De-escalation of border conflict with China the way forward, says Rajnath Singh | Latest News India | #cybersecurity | #cyberattack

NEW DELHI: Defence minister Rajnath Singh on Thursday said that disengagement of rival troops and de-escalation of the border conflict with China in the Ladakh sector was the way forward, and the ongoing talks for peaceful resolution of the standoff would continue even as Indian troops stood firm on the ground.

He said the government was committed to providing the best weapons and gear to soldiers guarding the country’s farthest frontiers. Singh also announced an upward revision in risk and hardship allowance for soldiers posted in field areas.

“It is our ‘whole-of-the-government’ approach to ensure availability of best weapons, equipment and clothing to our troops braving extreme weather and hostile forces to defend our territorial integrity,” Singh said, while addressing the army’s top commanders during an ongoing conference.

Despite three rounds of disengagement at friction points on the Line of Actual Control (LAC) – Galwan, Pangong Tso and Gogra – the two armies still have 50,000 to 60,000 troops each and advanced weaponry deployed in the Ladakh theatre.

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In a joint statement issued after 15th round of military talks held on March 11, Indian and Chinese commanders agreed to carry on dialogue through military and diplomatic channels to reach a mutually acceptable resolution of outstanding problems at friction points on LAC. The two countries have been locked in a border row since May 2020.

Lieutenant General Rakesh Sharma (retd), a military affairs expert and former commander of the Leh-based HQs 14 Corps, said while disengagement and de-escalation was the way forward, it was essential to read into the extensive infrastructure being created by the Chinese People’s Liberation Army (PLA) in proximity to LAC and in Tibet, which sends out ominous signals.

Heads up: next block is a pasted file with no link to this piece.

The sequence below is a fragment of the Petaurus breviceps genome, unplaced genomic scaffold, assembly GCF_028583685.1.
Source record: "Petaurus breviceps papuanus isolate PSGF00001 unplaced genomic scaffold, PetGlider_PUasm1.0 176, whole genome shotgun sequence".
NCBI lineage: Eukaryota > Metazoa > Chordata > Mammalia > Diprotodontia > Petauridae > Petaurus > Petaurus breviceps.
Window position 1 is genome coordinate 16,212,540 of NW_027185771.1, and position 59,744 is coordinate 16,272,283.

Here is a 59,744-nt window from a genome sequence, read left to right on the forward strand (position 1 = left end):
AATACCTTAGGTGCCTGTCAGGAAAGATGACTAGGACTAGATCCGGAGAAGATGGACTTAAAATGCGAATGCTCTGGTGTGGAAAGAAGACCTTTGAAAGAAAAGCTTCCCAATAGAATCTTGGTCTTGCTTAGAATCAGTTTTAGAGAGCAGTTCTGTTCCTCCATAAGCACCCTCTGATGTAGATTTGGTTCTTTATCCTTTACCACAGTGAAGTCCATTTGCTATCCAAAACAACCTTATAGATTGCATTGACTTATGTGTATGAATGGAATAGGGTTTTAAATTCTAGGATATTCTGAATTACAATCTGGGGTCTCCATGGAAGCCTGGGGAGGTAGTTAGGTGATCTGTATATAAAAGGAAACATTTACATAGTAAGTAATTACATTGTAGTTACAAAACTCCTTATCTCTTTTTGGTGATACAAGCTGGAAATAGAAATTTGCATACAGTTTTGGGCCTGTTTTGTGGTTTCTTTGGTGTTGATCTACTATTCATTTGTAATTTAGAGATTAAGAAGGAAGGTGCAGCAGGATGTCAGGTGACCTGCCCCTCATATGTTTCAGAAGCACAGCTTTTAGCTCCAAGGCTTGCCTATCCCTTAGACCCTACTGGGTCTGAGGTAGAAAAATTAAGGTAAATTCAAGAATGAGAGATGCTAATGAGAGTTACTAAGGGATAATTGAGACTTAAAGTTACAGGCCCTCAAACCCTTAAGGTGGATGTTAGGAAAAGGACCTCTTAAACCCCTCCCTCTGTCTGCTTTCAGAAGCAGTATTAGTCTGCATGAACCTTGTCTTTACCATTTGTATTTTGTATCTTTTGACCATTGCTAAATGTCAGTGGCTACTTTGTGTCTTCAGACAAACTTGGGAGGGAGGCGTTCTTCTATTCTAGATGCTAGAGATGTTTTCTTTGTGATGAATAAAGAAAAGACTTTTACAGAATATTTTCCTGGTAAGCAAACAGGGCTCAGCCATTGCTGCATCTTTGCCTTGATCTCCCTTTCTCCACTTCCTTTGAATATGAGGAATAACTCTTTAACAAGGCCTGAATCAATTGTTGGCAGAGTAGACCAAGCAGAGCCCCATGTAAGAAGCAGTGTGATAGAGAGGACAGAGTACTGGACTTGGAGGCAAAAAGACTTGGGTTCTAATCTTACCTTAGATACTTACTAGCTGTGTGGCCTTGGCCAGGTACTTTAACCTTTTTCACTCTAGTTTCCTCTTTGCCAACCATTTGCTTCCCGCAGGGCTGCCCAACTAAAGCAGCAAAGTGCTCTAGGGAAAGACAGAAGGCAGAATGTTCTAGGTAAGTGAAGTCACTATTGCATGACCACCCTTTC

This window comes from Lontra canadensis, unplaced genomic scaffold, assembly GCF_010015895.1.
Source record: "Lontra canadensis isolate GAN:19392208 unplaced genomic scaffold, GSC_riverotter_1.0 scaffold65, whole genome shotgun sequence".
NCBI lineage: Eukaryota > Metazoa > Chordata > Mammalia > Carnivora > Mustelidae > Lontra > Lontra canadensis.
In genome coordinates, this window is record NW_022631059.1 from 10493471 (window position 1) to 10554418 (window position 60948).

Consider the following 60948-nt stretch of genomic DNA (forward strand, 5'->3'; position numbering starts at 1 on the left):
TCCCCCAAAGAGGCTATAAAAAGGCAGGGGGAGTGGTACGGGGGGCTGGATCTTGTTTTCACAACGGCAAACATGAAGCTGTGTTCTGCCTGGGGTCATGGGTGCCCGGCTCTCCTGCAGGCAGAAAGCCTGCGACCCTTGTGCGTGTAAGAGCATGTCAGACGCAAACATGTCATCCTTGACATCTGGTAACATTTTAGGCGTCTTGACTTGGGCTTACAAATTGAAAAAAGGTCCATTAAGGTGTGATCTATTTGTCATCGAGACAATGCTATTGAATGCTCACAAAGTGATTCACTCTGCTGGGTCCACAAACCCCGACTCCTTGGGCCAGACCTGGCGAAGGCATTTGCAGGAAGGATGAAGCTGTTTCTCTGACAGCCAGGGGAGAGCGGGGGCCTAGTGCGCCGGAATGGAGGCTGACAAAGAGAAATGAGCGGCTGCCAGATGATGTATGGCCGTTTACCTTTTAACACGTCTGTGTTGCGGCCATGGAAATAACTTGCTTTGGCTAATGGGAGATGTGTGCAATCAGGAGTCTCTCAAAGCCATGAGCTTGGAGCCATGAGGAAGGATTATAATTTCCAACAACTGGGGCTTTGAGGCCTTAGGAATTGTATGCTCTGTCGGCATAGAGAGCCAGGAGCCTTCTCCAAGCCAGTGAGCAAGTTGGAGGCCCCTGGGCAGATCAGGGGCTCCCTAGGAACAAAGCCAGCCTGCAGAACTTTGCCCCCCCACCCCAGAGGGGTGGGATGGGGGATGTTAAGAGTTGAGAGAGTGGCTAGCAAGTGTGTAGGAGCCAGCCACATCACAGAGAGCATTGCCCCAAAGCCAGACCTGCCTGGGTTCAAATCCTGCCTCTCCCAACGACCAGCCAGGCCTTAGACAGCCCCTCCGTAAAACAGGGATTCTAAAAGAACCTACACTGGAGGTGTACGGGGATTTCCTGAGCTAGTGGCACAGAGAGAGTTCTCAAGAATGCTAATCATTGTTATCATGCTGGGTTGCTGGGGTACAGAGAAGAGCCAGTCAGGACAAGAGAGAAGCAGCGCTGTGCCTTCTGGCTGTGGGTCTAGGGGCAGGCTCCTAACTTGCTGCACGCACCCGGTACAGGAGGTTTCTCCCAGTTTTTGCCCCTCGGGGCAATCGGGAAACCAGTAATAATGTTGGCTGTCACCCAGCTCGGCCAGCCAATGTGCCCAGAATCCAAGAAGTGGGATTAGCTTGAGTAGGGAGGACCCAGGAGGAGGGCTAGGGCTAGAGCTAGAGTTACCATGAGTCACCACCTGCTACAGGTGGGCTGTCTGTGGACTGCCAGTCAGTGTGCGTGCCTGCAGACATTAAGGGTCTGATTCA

“Also, there is a trust deficit, which cannot be easily obviated, and mandates caution. The temporary patrolling moratoriums being created are not a long-term solution. Delineation and demarcation are the way forward, but on the latter, there is just no movement. We have to keep our guard up till some tangible movement is evident,” Sharma added.

During the ongoing conference, which ends on Friday, the army’s top brass also assessed the impact of the Russia-Ukraine war on India’s military preparedness as two-thirds of the country’s military equipment is of Russian-origin, reviewed the situation along the country’s borders with China and Pakistan, and deliberated on modernisation through indigenisation, officials familiar with the matter said.

“Unconventional and asymmetric warfare, including hybrid war, will be part of the future conventional wars. Cyber, information, communication, trade and finance have all become an inseparable part of future conflicts. The armed forces will have to keep all these facets in consideration while planning and formulating strategies,” the defence minister said.

He said the formalisation of theatre commands was the need of the hour and he was happy with the progress being made. “I have full confidence in the senior military leadership.”

India is working on a roadmap for the military’s theaterisation – a long-awaited defence reform – to best utilise the resources of the three services for future wars and operations. The current theaterisation model to enhance tri-service synergy seeks to set up four integrated commands – two land-centric theatres, an air defence command and a maritime theatre command.

The three services are expected to submit comprehensive reports on theaterisation and join structures this month.

Army’s risk and hardship allowance enhanced

Defence minister Rajnath Singh announced an upward revision in the risk and hardship allowance for soldiers posted in field areas during the Army Commanders’ Conference.

This allowance was enhanced for men from the central armed police forces after the February 2019 Pulwama attack in which 40 CRPF personnel were killed in a suicide attack. The allowance was hiked when Singh was the home minister.

However, the risk and hardship allowance for soldiers was not increased. This anomaly has been sorted out by the defence ministry.

“After the Pulwama attack a CRPF jawan posted in a field area was drawing a risk and hardship allowance of around 20,000, compared to 10,000 that a soldier posted in the same location was getting. It’s good that parity has been restored now,” said an official familiar with the matter.

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